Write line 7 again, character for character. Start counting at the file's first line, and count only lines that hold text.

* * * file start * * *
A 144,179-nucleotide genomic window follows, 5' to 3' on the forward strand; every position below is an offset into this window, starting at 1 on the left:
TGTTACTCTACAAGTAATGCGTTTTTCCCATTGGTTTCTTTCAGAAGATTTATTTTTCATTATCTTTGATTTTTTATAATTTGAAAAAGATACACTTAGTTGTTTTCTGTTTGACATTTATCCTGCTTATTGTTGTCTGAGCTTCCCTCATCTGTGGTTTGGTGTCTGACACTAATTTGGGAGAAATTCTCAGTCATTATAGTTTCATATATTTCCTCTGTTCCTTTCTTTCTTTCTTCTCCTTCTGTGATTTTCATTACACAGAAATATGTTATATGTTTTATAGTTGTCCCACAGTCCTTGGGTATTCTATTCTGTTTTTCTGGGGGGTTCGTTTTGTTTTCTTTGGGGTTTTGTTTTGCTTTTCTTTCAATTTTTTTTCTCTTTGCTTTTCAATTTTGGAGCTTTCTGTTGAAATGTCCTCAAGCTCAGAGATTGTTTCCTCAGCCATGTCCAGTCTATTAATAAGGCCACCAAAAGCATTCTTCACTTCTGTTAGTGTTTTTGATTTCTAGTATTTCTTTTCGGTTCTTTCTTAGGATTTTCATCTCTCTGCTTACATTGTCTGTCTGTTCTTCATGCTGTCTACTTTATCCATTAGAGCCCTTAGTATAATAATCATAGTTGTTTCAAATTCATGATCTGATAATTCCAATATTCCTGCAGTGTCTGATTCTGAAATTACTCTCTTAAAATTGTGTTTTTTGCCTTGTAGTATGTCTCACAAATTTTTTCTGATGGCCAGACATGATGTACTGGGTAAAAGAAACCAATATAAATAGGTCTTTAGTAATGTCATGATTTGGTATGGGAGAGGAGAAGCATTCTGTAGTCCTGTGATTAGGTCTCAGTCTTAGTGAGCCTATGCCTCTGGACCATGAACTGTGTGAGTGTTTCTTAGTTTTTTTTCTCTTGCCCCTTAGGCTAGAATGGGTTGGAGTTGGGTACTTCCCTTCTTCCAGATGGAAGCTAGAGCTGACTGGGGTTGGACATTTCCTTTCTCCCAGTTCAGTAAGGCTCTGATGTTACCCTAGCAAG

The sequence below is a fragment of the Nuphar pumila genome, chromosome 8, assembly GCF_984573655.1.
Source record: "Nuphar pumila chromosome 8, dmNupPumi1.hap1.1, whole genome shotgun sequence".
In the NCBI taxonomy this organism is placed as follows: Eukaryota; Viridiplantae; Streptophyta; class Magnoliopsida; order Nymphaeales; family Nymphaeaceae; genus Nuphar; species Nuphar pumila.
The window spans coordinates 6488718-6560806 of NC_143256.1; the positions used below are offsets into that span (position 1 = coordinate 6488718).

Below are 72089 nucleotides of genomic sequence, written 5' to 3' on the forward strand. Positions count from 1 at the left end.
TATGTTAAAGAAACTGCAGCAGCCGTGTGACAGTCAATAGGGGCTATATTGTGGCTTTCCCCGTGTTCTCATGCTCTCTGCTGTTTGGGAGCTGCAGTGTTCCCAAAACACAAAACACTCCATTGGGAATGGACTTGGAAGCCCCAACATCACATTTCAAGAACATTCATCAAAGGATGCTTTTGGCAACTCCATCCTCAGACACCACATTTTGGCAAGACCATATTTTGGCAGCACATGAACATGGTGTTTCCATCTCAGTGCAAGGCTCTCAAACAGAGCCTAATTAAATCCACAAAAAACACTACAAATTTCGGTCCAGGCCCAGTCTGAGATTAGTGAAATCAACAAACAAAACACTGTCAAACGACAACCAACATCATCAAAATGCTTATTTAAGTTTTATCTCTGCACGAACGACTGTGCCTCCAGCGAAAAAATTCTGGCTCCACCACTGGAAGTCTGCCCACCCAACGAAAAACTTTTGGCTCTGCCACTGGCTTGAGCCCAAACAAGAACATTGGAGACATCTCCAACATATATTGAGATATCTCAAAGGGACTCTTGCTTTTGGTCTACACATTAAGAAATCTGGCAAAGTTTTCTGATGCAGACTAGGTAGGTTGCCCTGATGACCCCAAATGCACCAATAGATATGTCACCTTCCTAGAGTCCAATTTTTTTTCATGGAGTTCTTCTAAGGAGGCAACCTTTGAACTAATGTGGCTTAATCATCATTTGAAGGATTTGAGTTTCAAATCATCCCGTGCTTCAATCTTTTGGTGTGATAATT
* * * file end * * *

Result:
Below are 72089 nucleotides of genomic sequence, written 5' to 3' on the forward strand. Positions count from 1 at the left end.